Here is Archbishop Cushley's Homily from the Easter Vigil at St Mary's Cathedral in Edinburgh.

Dear brothers and sisters in Christ,

Our European Christian heritage is considerable, and one of the very greatest works of its art is to be found in a cathedral in Belgium.

It’s usually referred to as the Ghent Altarpiece, and it is a large and complex 15th century work made up of a number of separate paintings.

It is traditionally attributed to Hubert and Jan van Eyck and was completed in 1432. It is so celebrated that it has been the subject of 13 crimes and seven thefts in its long history.

It was stolen by French Napoleonic troops, then put back; then by the Germans in the First World War, then put back; and again by the Germans while on its way to the Vatican for safekeeping during World War 2, and then put back again.

During its lengthy existence, it has suffered from iconoclasm and even fire damage.

It has been restored many times over the centuries, and because it is considered so precious, if you go looking for it in Ghent Cathedral today, you will only get to see it through very thick, very secure, armoured glass.

The largest panel at the centre of the piece, is the one that interests us here.

It is usually described as the Adoration of the Mystic Lamb, and it depicts a living lamb standing on an altar, with angels, prophets, women martyrs and men saints gathered into four groups, in a beautiful open green space.

Behind the altar are symbols of the Passion and the Crucifixion, and in front of the altar is a fountain of water.

Although the composition has many beautiful, detailed pictures - of God the Father Almighty, of the Holy Spirit as a dove, of Adam and Eve, of Our Lady and the saints, as well as a beautifully detailed depiction of angels - the only figure who does not appear to be represented is Jesus himself.  He seems at first glance to be absent.

But I wonder if that is the point.  What I mean is coming up, so bear with me for a moment.

Over the last three days, we have been reflecting on Jesus as the “Lamb of God”.

Both on Thursday at the Last Supper, and at our Good Friday celebrations, we saw elements of how John’s Gospel proposes Jesus as the “Lamb of God, who takes away the sins of the world”.

We saw how John’s whole Gospel can in fact be seen as an arc that begins with Jesus’ first appearance at the Jordan and finishes at his death on the Cross.

The idea of Jesus as the Lamb of God marks Jesus’s life and continues even after his death.

Jesus is the true Passover lamb, put to death at the same time as the Passover lambs in the Temple, the lamb whose bones aren’t broken on the Cross, but whose destiny perfectly fulfils the Scriptures.

We are in his mystical presence, here and now at Mass, and we see him in the Eucharist, the Lamb of God.

John describes to us how Jesus is God’s own lamb, the unblemished sacrifice, the Lamb who has been slain.

We now stand at the empty tomb with those who stood there before us, and like them, we wonder just what has happened.

Jesus is nowhere to be seen.  But the tomb is empty and something dramatic has unfolded, unseen by those first witnesses, and unseen by us today.  Jesus is absent, his body is absent, and we and the witnesses to this are at a loss to explain it.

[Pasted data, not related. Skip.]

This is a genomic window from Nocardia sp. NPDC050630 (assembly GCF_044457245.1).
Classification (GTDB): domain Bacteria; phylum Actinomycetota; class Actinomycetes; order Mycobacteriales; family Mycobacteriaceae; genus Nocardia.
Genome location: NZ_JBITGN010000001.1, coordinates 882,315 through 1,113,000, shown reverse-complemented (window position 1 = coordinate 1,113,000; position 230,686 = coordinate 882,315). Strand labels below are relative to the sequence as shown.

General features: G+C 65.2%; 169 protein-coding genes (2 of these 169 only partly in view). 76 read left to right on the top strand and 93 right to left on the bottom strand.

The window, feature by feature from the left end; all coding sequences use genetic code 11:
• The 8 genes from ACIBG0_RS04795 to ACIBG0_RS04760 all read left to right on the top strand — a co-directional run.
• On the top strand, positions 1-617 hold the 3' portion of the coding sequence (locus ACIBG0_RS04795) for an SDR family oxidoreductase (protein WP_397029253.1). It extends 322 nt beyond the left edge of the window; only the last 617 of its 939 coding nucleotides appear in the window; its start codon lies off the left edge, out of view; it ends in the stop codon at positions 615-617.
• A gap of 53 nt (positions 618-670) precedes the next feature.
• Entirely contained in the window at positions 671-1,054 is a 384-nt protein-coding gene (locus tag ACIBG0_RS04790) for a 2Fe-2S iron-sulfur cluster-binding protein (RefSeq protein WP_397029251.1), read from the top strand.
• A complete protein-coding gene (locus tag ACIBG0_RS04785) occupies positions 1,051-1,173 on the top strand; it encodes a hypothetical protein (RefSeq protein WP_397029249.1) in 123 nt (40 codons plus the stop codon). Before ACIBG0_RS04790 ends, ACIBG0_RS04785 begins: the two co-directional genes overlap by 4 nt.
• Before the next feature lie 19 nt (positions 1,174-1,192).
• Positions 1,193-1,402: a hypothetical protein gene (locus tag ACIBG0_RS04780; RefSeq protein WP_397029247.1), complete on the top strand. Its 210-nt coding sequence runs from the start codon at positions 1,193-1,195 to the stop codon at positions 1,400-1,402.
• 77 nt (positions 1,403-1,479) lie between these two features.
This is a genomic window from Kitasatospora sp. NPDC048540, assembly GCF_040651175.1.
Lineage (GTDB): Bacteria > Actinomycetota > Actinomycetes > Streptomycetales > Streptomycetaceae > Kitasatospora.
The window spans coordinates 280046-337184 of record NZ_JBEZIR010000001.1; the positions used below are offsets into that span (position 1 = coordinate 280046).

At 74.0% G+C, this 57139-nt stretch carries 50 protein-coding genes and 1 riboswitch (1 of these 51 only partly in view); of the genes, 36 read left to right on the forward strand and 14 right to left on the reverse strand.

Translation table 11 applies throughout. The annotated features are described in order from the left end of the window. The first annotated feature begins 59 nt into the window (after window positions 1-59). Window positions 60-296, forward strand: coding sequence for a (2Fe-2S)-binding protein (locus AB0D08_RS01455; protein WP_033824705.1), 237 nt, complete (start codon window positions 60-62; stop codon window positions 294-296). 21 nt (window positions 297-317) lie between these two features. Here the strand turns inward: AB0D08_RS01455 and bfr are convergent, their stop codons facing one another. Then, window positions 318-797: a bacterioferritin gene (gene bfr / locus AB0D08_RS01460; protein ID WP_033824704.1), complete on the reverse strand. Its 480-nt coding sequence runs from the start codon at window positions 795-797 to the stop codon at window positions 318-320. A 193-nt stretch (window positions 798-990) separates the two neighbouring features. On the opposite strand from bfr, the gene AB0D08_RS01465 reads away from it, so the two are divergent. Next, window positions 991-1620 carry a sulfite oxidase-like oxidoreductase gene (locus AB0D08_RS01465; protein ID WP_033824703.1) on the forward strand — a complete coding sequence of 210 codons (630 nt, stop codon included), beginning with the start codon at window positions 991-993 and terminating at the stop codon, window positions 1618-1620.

None of us here has seen the Lord risen from the dead.  Our faith must be based upon those who were there, like Peter and John.

It is based on the love of Mary his mother and of Mary Magdalene.

It is based on the bold declaration of Thomas, “My Lord, and my God”.

It is based on the anxious, affectionate faith of Martha, “You are the Christ, the Son of the living of the living God, the one who was to come into this world”. Our faith is that of the last and greatest prophet, John the Baptist.

And the Baptist was the first to declare, “Behold the Lamb of God, behold him who takes away the sins of the world”.

My friends, we do not see the Lord as we see each other – but we do see the Lamb of God, in our Eucharistic sacrifice.

We are in his mystical presence, here and now at Mass, and we see him in the Eucharist, the Lamb of God.

We have all these assurances in our faith, and we have the added comfort of seeing in the Eucharist a living, visible link to the living Lord himself.

On Thursday, at the Last Supper, Jesus takes essential elements of the Jewish Passover, recasts them and points to his own death for us on the Cross.

He tells us to share in the Eucharist so as to have a share in his death for us.

He tells us that it is a share in his death for our delivery.

On Friday, he dies on the Cross as the lambs are sacrificed in the Temple.

And, tonight, as we peer into the empty tomb, we see no one, but with the eyes of faith, we see all: we realise that Jesus is risen, the Lamb of God once slain, now lives for ever.

And with the eyes of faith, we see him and know him alive among us, as we gather to offer him anew as the spotless Eucharistic Lamb, whom we can see and believe in, until he appears again among us in glory.

The Adoration of the Mystic Lamb in Ghent Cathedral has no picture of Jesus in this life or the next.  But it does have the icon of the Lamb of God, Jesus Christ, alive on the altar and pouring out his blood for us.

Worthy is that Lamb who was once slain, and who now lives for ever.  To him, our risen Lord, be glory and honour for ever and ever.  Amen.

All images Benedicta Lin.